“They’ve declared they want to have a nuclear weapon to destroy people,” said President Bush Wednesday, referring to Iran’s theocrats. The leader of the free world did not have to wait long for criticism. “That’s as uninformed as McCain’s statement that Iran is training al-Qaeda,” remarked nonproliferation expert Joseph Cirincione. “Iran has never said it wanted a nuclear weapon for any reason. It’s just not true.”
It is true that Iranian leaders have never publicly proclaimed their desire for the ultimate weapon in history. In fact, they have said exactly the opposite. So award a point to Cirincione.
Yet make that an exceedingly technical point. On the broader issue of truth, the President scores higher. In my book, a nation has essentially declared it wants the bomb when it, like Iran, hides parts of its nuclear program, possesses plans for nuclear warheads, conducts nuclear weaponization experiments, builds ballistic missiles, and voices a desire to wipe another country off the map. If I ever have an opportunity to talk to Cirincione, I will ask this: “Is there any room in your world for common sense?”
In any event, there’s none in Kofi Annan’s universe, at least judging from his comments reported by the Associated Press on Friday. The former U.N. secretary-general, in remarks summarized by that news organization, said he “didn’t have enough information to comment on the justification for the U.N. Security Council’s demand that Iran suspend uranium enrichment.” Nonetheless, the retired diplomat felt confident enough to say this: “We cannot, I’m sure, take on another military action in Iran, and I hope no one is contemplating it.”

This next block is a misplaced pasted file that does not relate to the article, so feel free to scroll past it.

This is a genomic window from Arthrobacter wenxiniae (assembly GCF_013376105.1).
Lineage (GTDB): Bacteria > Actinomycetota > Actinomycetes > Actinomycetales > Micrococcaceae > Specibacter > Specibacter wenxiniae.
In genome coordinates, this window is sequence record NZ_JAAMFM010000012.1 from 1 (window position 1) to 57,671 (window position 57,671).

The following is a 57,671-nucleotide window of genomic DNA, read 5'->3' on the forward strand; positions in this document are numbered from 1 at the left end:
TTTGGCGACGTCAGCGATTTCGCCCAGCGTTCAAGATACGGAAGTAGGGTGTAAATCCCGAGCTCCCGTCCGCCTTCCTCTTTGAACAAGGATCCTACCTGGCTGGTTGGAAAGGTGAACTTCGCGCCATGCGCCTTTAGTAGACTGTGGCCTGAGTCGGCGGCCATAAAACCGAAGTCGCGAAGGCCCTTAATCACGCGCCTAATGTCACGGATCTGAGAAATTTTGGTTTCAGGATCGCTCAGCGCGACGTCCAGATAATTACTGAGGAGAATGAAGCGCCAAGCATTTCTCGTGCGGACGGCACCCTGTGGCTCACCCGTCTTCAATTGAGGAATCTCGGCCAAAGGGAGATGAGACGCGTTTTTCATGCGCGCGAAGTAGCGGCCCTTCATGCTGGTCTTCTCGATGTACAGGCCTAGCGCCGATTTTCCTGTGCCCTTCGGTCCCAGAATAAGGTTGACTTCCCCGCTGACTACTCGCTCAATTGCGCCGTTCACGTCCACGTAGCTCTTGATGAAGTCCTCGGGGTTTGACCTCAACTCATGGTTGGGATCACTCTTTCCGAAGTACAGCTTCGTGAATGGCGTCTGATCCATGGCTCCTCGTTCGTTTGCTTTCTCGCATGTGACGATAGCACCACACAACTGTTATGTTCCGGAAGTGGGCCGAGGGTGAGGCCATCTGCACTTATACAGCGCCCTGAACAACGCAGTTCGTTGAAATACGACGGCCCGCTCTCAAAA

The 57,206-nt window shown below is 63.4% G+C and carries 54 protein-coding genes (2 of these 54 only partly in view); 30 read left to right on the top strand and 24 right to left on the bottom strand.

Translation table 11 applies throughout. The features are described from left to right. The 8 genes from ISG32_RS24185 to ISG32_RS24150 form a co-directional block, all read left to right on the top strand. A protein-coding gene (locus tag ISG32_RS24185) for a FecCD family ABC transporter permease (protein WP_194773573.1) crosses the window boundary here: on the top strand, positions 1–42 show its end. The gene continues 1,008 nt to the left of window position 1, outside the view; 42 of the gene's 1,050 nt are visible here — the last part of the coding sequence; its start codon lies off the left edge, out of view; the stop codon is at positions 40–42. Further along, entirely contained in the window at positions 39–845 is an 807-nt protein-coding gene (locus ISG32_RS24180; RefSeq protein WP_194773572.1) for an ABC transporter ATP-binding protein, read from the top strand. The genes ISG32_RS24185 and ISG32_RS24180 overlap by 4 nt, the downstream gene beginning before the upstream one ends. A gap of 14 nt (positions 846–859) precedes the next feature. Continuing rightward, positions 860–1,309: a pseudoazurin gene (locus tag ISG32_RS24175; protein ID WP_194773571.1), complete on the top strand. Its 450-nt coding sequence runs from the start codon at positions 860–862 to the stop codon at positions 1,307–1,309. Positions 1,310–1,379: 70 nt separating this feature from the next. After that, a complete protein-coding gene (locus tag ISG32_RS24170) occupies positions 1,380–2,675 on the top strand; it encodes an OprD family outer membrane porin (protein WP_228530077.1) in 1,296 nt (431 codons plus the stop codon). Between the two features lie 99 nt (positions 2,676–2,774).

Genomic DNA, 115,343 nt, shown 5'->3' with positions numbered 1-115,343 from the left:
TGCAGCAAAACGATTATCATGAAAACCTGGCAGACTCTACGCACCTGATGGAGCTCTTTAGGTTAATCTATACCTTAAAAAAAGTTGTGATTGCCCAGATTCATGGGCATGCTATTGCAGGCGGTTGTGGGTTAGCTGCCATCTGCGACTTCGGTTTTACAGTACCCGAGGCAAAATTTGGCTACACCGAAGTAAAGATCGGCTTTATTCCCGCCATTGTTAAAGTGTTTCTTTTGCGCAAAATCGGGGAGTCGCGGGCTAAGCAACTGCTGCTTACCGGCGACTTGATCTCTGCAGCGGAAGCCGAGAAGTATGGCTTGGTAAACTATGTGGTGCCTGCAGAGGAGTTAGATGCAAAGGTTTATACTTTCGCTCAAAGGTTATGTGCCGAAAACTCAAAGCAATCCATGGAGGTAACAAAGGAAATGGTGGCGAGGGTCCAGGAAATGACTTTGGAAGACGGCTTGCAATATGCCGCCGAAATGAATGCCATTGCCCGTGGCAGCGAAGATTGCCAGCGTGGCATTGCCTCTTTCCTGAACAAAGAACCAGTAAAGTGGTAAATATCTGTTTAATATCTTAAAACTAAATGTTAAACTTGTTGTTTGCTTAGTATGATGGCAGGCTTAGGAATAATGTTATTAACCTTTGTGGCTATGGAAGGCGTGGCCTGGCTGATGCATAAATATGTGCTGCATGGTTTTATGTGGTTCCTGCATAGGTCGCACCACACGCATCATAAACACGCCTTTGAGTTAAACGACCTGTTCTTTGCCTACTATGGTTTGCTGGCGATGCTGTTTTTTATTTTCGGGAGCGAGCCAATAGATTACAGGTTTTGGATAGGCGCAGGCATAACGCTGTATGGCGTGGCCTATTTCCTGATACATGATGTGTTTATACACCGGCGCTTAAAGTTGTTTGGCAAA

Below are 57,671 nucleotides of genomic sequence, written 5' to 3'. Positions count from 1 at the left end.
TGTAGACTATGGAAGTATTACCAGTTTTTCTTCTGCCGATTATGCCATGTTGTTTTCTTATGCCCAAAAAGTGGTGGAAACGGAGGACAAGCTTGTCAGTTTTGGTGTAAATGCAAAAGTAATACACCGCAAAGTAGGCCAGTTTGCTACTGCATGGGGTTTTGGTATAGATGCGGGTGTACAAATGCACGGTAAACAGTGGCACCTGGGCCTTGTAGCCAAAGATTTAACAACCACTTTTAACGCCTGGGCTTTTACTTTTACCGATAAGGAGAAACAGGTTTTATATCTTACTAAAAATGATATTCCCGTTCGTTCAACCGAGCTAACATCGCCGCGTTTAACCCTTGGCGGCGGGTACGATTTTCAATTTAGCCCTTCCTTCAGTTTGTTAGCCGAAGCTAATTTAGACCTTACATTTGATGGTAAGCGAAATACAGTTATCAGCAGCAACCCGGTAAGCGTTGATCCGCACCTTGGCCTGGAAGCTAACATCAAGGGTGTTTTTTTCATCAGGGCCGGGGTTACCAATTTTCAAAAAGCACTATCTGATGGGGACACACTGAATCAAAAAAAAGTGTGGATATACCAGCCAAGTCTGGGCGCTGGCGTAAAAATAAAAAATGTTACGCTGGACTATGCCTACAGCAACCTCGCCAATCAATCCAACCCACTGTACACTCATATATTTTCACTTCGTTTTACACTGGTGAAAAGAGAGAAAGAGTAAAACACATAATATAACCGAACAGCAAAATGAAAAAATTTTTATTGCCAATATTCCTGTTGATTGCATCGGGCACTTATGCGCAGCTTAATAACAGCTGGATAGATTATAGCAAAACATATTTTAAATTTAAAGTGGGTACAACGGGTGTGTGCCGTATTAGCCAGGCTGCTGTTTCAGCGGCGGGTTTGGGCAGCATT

Well, I hope no one is contemplating listening to Annan. As a matter of logic, one cannot comment on military action if one is too ignorant to discuss why the U.N. has demanded that Iran stop enrichment in the first place.
Until Kofi catches up on his reading, we should take our advice from Dick Cheney. On Wednesday, while visiting Oman, the Vice President said that “Iran should not be allowed to develop nuclear weapons.” Why? Because Annan is correct about one thing. In his recent comments he said that all Security Council members must live up to their “responsibility to protect.” If this noble concept means anything, it means stopping militant regimes like Iran’s from getting the capability to “destroy people.”